UNESCO CONVENTION ON CULTURAL DIVERSITY
- What is the convention?
- Why do libraries care?
- Why is current draft problematic for libraries?
- What should library advocates do?
Last Update: 9-dec-04 16:44
The draft convention had its start in 2001, when the Member States of UNESCO adopted a “Universal Declaration on Cultural Diversity.” The Declaration emphasized the principles of pluralism, respect for human rights, promotion of creativity, and international solidarity. To expand upon the Declaration, the UNESCO General Assembly decided that “the question of cultural diversity as regards the protection of the diversity of cultural contents and artistic expression should be the subject of an international convention.”
In September 2004, the U.S., as a Member State of UNESCO, participated in an intergovernmental meeting to discuss general issues regarding a possible convention and to review a draft of it. [link to draft convention below] A drafting committee is now charged with the production of a new draft document based on comments received from UNESCO’s Member States.
Why do libraries care?
As conveyed in the “U.S. Principles” [ link to pdf file],which were developed recently by an intergovernmental working group, the U.S. Government’s position is that it supports a UNESCO convention on cultural diversity that will expand cultural liberty, without limiting individual choices or stifling creativity and cultural development.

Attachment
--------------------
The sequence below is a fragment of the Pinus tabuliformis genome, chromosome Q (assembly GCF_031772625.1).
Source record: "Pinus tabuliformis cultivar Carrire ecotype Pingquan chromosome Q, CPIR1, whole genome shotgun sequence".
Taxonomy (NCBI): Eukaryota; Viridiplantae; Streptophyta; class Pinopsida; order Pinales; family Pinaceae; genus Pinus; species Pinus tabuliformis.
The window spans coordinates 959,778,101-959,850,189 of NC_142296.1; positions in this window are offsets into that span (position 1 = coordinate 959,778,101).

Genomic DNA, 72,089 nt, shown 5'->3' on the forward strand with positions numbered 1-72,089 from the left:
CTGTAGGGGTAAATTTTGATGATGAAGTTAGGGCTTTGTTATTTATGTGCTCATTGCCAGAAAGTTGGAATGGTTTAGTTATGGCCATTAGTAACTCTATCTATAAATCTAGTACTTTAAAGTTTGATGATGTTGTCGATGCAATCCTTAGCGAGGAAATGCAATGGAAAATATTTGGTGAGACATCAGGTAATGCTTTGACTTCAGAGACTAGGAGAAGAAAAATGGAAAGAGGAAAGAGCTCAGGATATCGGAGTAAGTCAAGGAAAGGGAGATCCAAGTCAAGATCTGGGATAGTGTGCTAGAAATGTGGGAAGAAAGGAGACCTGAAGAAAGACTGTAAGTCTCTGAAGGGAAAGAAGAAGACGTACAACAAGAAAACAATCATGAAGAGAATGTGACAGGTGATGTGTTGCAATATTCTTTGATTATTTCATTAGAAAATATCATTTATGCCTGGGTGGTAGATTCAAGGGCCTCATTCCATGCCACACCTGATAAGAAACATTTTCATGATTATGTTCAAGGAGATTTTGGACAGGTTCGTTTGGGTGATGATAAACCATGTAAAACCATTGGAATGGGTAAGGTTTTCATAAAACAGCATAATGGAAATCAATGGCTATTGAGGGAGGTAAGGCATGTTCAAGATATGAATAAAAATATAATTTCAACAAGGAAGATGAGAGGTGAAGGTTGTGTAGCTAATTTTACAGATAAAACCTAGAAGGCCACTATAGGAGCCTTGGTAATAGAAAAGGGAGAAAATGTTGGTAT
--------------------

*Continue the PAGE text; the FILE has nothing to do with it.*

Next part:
Libraries as well as other parts of the U.S. cultural community should stand to benefit from an international treaty that is intended to promote the importance of culture and art in realizing “human rights and fundamental freedoms” and to enhance public access to diverse cultural expressions.
Why is current draft problematic for libraries?
In addition to addressing cultural policies, the draft convention focuses on “cultural goods and services” and addresses the rights and obligations of Member States, including with regard to the production and trade of goods and services. As the draft convention recognizes [Art. 3(4)(c)], cultural goods and services may generate intellectual property. Cultural goods include publications of all kinds, music, visual arts, and audiovisual and other media; services include library services [Annex I to draft convention].
Our concern is to ensure that the convention does not become yet another trade treaty promoting stricter (and unbalanced) intellectual property laws.
The recent “U.S. principles” make this observation: “Goods and services with substantial cultural elements are not the same as culture. . . . A single-minded focus on goods and services runs the risk of ignoring the array of conditions that encourage diversity and development and marginalizing the variety of cultural activities and institutions that do not lend themselves to commercialization.”
Though the Preamble of the current draft convention recognizes that cultural goods and services “must not be treated as ordinary merchandise or consumer goods,” industries that produce such goods and services may seek to use the convention as another means of protecting their products. There are significant international trade and intellectual property treaties in effect already. This convention should not become yet another one.
What should library advocates do?
Read the current draft convention and help identify both the positive aspects and the potential problems. Library advocates need to educate their Cultural Minister and/or appropriate government agencies about the draft convention and to alert them to the issues.
UNESCO Web page on the preliminary draft convention on the protection of the diversity of cultural contents and artistic expressions: